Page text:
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I tried using a regular stylus on the Microsoft Surface, but that doesn't work; the screen is unresponsive. Is there a stylus available or does anyone already have good experiences with another type of stylus?

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4  
what is a "regular stylus"? –  edusysadmin Nov 9 '12 at 13:58
    
I guess one for use on a Wacom tablet, N-trig Duosense screen or similar. –  Joey Nov 9 '12 at 22:34

3 Answers 3

up vote 5 down vote accepted

According to Paul Thurrott's Microsoft Surface: RT vs. Pro, a Specifications Comparison article:

Pen support

Surface RT : Capacitive pen supported (but not included)

Surface Pro : Includes pen (likely active digitizer-based but not specified)

Also,

Pen. A number of readers were worried that Surface RT/Windows RT didn’t support pen input. It does.

Further, if you go to the official Help Me Choose page, click the Download specs link and read the PDF, it clearly states:

1


Other Relevant Links

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Nice. It's bizarre that the links I gave are also official MS links (same website, different tab), and the specs just don't mention Pens for RT. Classic... Now, have you found a source for a compatible pen? :) –  Ƭᴇcʜιᴇ007 Nov 10 '12 at 1:08
    
@techie007: Any capacitive stylus for phones or tablets should work. –  paradroid Nov 10 '12 at 1:30
    
Gotcha, based on that, then I've got something right up his alley.. –  Ƭᴇcʜιᴇ007 Nov 10 '12 at 1:33
    
If anybody reading this has not used a Wacom tablet, they work in a way you may not imagine - the mouse cursor moves around even when the stylus is several inches away from the screen/tablet, but you only draw when touching it, and only select by touching or pressing the stylus' button. This is different to a capacitive stylus. –  paradroid Nov 10 '12 at 1:33

Pen input is not available on the Surface tablet running Windows RT.

edit:

As Karan pointed out in his answer, there is conflicting information on the Microsoft website and as well, other sources point to there being capacitive pens available for it.

From my experience capacitive pens are generally more like a replacement for your finger, verses a replacement for a pen. But I can't speak to the Surface's specific implementation.

Since you mention you have a Wacom tablet, then here a Bamboo Stylus from them that should "just work".

This is not a product endorsement, there should be plenty others by many other companies to choose from, none of which have I personally tried.

- end edit

It will be available on the Surface that runs Windows 8 Pro, which is I believe is slated for release sometime in 2013.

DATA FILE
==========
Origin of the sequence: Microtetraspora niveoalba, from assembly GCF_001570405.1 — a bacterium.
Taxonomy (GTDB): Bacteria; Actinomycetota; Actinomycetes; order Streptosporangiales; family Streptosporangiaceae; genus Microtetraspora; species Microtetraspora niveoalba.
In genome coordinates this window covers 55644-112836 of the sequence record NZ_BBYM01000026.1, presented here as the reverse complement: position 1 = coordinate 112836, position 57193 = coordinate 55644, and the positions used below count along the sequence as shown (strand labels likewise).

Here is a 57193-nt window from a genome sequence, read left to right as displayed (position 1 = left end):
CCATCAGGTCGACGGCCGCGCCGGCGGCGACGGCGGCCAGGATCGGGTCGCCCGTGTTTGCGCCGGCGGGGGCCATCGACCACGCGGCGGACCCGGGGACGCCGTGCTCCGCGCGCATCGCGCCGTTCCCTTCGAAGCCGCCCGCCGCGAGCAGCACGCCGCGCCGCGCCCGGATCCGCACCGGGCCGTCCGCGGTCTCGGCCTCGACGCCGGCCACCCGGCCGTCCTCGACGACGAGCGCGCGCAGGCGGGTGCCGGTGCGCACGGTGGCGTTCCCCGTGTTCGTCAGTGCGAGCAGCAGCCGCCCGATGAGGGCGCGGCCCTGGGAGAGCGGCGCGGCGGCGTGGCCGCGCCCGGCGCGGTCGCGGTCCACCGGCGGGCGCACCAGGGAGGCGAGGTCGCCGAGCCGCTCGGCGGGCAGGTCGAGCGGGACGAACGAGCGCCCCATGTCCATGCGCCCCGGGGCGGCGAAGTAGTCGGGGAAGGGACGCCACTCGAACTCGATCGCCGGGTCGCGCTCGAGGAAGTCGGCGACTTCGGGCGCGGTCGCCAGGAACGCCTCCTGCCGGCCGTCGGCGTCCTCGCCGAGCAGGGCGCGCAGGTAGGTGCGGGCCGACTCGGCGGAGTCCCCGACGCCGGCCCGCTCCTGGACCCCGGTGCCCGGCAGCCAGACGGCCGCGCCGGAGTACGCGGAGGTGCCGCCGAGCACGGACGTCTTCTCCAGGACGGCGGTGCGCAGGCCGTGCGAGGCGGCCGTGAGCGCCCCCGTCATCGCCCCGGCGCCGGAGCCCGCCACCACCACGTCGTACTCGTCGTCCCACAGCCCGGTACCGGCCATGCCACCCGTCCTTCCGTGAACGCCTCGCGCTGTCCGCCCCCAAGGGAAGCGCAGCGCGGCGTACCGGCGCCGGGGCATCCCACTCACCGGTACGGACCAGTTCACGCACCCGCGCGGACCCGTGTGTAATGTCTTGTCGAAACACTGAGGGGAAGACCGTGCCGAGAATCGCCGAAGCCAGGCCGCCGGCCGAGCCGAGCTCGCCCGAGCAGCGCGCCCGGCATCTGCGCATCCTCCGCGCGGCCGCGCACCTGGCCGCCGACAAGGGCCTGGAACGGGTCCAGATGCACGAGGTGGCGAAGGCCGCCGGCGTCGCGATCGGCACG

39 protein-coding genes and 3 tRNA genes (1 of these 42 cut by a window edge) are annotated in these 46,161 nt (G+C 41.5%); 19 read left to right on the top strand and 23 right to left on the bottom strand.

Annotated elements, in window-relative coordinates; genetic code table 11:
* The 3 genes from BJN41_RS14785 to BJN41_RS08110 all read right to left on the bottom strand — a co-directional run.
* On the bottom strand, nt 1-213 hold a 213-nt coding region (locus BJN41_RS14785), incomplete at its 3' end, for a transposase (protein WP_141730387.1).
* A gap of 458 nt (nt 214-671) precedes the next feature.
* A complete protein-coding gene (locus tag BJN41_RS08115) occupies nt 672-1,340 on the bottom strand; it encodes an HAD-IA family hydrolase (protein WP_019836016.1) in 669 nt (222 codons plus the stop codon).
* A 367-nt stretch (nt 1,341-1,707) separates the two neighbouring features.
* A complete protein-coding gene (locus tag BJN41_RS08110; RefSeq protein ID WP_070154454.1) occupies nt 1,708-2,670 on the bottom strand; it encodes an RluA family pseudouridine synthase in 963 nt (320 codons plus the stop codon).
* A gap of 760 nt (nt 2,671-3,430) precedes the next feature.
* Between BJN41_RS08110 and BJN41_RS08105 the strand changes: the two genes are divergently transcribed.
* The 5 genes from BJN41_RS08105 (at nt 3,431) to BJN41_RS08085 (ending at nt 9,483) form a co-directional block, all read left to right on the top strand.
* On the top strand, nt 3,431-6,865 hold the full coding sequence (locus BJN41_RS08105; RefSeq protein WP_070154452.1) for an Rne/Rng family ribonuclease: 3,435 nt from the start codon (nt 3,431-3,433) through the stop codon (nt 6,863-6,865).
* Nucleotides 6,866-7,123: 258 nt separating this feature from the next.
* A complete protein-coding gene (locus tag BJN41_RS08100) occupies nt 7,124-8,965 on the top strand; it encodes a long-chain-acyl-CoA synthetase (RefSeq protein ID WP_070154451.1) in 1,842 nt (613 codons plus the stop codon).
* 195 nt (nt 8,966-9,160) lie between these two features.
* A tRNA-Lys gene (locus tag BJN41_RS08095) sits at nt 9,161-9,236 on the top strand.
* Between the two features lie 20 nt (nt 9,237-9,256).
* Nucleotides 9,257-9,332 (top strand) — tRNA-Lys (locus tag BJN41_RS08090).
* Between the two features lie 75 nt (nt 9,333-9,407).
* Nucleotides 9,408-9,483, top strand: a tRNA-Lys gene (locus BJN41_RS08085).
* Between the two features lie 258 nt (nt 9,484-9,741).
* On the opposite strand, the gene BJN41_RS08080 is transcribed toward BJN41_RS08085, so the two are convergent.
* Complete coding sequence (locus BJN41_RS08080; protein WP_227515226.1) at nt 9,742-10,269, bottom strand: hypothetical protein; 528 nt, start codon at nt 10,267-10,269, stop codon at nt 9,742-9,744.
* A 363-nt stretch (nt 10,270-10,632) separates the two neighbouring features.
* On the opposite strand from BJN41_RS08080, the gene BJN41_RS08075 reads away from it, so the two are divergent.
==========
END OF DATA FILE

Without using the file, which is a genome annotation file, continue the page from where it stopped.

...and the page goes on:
The second link specifically lists:

Pen Input :: Pen input and pen (included with purchase)

edit:

This pen (with Surface Pro) will apparently be of the digitizer variety (similar to your mentioned Wacom), which should have the features and resolution more similar to what you're used to with your Wacom.

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The Wacom Bamboo stylus should work fine with a Surface RT, but then so would any capacitive stylus for a couple of dollars from eBay. –  paradroid Nov 10 '12 at 1:46

Capacitive pen means nothing but finger replacement, i.e. instead of using your finger, the pen tip has enough contact surface that mimics finger touch.

Inductive screen/active digitizer e.g. Wacom are actually screen recognizing pen itself as a special input device.

A few major advantages of having an active digitizer, but in short capacitive can not give true paper & pen feeling, whereas an active digitizer can (potentially).

  1. Accuracy. Try writing very small letters on actual paper with your pen/pencil. You should have no problem. Similarly, a well implemented active digitizer will let you write as small as you can actually write. On the opposite, a capacitive pen needs certain amount of contact surface, therefore you can not write too small. In fact, even regular handwriting size is probably too small for it to be well detected.

  2. Palm rejection. Since inductive technology recognizes the digitizer as a separate input device, if you rest your hand on the screen, it can ignore the palm. Just write things on your paper and you should quickly realize your natural writing behavior is to rest the palm on the paper. Active digitizer can replicate this. However, capacitive cannot distinguish between palm touch and pen touch as it only recognizes that something is touching the screen. So as soon as your palm rests on the screen, you lose writing. Writing without resting palm on the screen for prolonged time is very uncomfortable.

  3. Pressure sensitivity. An active digitizer can send data of pressure sensitivity, i.e. as long as the application supports it, you can actually make a line thicker by writing harder on the screen just as with real paper and pen. There are technologies out there attempting to make capacitive screen/pen pressure sensitive but those pens are very expensive and it's not certain how well they work.

So in the end, Microsoft stating that RT supports capacitive pen seems a bit misleading because any touchscreen essentially supports such as they are nothing but a replacement of your finger. But true underlying technology is not there to replicate pen & paper experience. So if that is something you are looking for, you have to watch out.

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